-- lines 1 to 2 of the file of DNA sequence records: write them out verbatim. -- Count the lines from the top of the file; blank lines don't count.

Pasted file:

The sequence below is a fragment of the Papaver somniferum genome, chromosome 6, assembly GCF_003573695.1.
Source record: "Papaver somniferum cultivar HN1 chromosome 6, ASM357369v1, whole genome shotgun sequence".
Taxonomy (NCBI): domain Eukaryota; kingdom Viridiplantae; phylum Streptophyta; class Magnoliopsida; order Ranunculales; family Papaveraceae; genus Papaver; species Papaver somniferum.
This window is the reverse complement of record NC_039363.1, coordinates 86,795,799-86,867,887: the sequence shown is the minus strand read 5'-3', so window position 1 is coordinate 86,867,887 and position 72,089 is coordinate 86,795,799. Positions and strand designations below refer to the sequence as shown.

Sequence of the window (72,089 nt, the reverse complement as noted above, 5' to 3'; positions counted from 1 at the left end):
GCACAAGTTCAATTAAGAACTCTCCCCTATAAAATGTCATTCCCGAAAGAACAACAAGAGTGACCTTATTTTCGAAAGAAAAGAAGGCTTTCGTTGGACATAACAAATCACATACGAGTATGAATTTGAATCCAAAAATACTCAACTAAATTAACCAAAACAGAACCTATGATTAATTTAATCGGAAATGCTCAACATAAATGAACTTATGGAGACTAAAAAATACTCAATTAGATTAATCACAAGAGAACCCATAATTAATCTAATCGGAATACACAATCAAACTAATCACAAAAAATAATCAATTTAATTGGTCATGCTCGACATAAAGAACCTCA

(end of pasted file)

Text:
The sequence below is a fragment of the Papaver somniferum genome, chromosome 6, assembly GCF_003573695.1.
Source record: "Papaver somniferum cultivar HN1 chromosome 6, ASM357369v1, whole genome shotgun sequence".